It seems a pretty general claim of many religions, and is confirmed by the intuition of many individuals; that this is in some sense a 'fallen world'.
By which I mean that there is a conviction that - compared with conditions in mortal life on earth - in some way there was a past era of innocent, blissful happiness. Some 'Garden of Eden' for instance.
I agree that this is broadly the case, but my understanding of how and why this world is 'fallen' is probably unique.
I thought it would be an interesting exercise to try and set-out clearly and concisely how I understand this business.
I regard life much as do Mormons; divided into
1. Pre-mortal spirit life - when we were innocent and childlike spirits, living under the direct influence of God.
To become mortal Men is to opt-out of pre-mortal spirit life.
2. The first great transformation is birth into mortal incarnate life (a world of 'entropy' - of change, degeneration and death) - which we chose to experience, as the necessary pathway to fuller divinity.
3. The second great transformation - for those who choose to follow Jesus Christ - is death and resurrection to immortal and incarnate life; to dwell in a Heaven peopled by God, Jesus Christ, Lazarus (the first resurrected Man) and all the people who have gone before us.
To become a resurrected Man is to opt-in to Heaven.
The 'move from pre-mortal spirit life into this earthly word was either involuntary or voluntary.
Satan and the demons were spirits who were involuntarily expelled from pre-mortal bliss (because of their prideful, resentful, opposition to that state); and who are now bound to the fate of this world (unless they instead choose utter isolation): the demonic spirits cannot move on to Heaven, cannot be resurrected.
In addition this earthly world is peopled by mortal incarnates such as you and me; who chose to get temporary bodies with the possibility of gaining an eternal body; and who experience situations of this earth with the possibility of learning and developing from them. We can die, leave the world, and move-on to Heaven.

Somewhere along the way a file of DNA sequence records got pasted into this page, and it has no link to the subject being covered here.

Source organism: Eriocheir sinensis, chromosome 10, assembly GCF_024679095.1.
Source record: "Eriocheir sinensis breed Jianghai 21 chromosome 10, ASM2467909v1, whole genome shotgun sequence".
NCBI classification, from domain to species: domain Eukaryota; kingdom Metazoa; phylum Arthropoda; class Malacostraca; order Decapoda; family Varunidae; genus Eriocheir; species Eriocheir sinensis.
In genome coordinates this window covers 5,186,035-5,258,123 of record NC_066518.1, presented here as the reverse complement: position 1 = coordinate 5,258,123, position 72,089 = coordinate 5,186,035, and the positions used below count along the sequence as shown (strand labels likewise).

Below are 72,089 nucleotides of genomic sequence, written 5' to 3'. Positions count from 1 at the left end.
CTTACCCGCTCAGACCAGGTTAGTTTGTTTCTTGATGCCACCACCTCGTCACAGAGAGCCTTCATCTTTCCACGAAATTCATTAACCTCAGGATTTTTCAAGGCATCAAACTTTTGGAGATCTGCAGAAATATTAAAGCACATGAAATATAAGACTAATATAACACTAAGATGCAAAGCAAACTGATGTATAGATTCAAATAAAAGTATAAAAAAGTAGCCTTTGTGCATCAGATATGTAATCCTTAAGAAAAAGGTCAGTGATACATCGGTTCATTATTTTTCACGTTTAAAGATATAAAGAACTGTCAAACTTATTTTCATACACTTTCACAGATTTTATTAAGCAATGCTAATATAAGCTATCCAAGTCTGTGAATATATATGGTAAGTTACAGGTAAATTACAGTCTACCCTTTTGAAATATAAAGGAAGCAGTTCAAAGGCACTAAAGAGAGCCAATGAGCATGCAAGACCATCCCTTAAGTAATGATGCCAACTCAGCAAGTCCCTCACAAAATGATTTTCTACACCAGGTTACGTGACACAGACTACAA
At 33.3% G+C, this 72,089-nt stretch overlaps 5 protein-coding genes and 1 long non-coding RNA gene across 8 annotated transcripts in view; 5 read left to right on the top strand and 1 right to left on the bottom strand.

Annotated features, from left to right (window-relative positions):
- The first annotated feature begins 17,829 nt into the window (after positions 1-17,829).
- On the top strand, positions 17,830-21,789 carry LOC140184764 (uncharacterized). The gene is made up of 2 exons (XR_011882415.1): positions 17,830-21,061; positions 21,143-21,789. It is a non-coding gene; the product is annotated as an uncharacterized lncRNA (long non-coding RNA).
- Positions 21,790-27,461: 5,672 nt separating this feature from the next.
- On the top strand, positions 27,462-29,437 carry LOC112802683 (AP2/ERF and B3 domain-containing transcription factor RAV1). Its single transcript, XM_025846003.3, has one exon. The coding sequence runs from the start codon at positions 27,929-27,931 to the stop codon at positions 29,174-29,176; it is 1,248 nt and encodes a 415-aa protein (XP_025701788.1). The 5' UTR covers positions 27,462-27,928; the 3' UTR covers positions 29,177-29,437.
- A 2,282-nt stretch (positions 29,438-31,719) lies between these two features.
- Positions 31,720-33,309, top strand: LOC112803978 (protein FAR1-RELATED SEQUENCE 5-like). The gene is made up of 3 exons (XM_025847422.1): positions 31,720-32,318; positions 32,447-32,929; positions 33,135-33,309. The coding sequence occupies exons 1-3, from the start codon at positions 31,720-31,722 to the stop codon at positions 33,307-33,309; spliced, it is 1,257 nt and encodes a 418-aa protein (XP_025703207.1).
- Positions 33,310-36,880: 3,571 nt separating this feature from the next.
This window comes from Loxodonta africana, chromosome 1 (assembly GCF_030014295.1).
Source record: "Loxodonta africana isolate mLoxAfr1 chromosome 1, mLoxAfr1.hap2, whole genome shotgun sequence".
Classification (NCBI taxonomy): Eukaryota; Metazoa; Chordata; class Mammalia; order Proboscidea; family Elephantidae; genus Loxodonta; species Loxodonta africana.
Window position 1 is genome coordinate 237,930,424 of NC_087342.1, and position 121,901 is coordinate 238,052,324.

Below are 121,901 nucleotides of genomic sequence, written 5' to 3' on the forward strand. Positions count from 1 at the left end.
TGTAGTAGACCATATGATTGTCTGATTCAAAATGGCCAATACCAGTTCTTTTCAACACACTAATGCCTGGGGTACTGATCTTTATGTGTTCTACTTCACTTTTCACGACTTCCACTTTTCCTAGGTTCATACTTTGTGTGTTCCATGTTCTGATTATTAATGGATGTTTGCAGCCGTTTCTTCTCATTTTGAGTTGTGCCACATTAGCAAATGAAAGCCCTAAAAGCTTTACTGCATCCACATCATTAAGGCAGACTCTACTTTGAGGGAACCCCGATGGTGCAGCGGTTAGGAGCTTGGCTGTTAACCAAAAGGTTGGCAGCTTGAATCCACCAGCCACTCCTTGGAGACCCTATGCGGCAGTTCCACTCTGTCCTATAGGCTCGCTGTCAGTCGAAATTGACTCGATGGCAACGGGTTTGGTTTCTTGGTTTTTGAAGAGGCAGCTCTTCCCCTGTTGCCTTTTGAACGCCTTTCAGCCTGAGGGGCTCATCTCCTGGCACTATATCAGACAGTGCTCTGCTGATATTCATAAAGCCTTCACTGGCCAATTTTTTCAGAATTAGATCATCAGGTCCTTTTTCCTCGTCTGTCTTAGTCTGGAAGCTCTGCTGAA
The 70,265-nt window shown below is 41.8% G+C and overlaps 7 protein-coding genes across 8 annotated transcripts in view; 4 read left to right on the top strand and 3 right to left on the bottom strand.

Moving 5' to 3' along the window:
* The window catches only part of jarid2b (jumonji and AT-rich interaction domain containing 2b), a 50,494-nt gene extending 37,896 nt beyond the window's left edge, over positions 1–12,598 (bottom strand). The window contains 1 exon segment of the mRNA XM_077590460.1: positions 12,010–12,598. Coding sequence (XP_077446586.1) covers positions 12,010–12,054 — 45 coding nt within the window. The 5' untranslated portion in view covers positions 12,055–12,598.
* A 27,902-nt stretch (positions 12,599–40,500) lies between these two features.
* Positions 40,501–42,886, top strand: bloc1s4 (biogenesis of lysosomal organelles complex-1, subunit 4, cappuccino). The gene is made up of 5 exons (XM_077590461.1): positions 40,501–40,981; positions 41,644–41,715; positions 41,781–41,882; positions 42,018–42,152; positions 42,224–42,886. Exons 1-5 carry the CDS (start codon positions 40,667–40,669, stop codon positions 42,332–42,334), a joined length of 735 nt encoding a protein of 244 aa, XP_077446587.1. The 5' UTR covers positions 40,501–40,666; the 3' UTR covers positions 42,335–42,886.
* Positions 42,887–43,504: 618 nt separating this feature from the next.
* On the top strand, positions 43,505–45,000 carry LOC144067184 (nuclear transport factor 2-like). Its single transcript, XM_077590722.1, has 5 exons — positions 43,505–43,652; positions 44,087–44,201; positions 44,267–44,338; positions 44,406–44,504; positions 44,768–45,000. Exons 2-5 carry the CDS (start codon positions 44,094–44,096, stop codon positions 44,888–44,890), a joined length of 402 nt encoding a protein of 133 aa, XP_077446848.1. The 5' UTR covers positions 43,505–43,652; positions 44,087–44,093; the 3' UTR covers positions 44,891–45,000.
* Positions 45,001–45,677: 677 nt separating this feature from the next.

So this earthly world we inhabit is a mixed world; inhabited by both mortal incarnates and demonic spirits. Our dwelling here is indeed a fall for incarnate Men, in the sense that we are no longer innocent, and are beset by evil.
Whereas our pre-mortal life was blissful in the same kind of way that we can imagine the happiest possible young childhood in the best possible family - but our current life is not.
We have gone from a life in which simply to be alive was a joy, but where we were unfree and going nowhere; to a life where we may be agents free to choose or reject Heaven; and whose primary purpose in living is to learn from our experiences (which may be various mixtures of happy and miserable, according to need).
This mixed mortal life is indeed well-designed for its core purpose of providing learning-experiences for Men - especially because God tailors each individual's lived experiences to that individual's greatest needs.
Therefore, 'fall' does not wholly capture the transition into this world - because this world is the best place for doing that which this world is set-up to do.
So there has indeed been a fall, in terms both of lesser happiness, and also the pervasive and unavoidable presence of sin (which includes all forms of entropic change).
But at the same time incarnation brings potentially (if we so choose) an increase in freedom. As we become bounded by bodies so we are less influenced by the divine and reach a point when our affiliation (with, or against, God) must be chosen - much as an adolescent faces the choice whether to re-affiliate-with - or reject - family.
Yet, on the other hand, this mortal life is a necessary 'upward' step if we wish to become more fully divine; with divinity being defined in terms of becoming able - consciously and by choice - to participate in God's ongoing creation.
So yes, this is a fallen world - less happy than pre-mortality, and permeated by evil in ourselves and others. This is a life of inevitable entropic change - hence 'pain' is inevitable. And we can be finally rescued from evil and pain only by death and resurrection.
But this life is not necessarily miserable and evil all of the time (this would be extremely rare); rather, this mortal life is not about every-body being-continuously-happy and sinless.
Instead this life is in essence a time of transition, learning and choices: that is what this life is for.
And, the exact purpose of this mortal life also differs for each individual Man - since all Men differ innately.
This mixed mortal life is for the Heavenly life to come... Which doesn't at-all mean this life is un-important in its own right. On the contrary this mortal life is vital. But the importance of mortal life derives from its being underpinned by the possibility of eternity.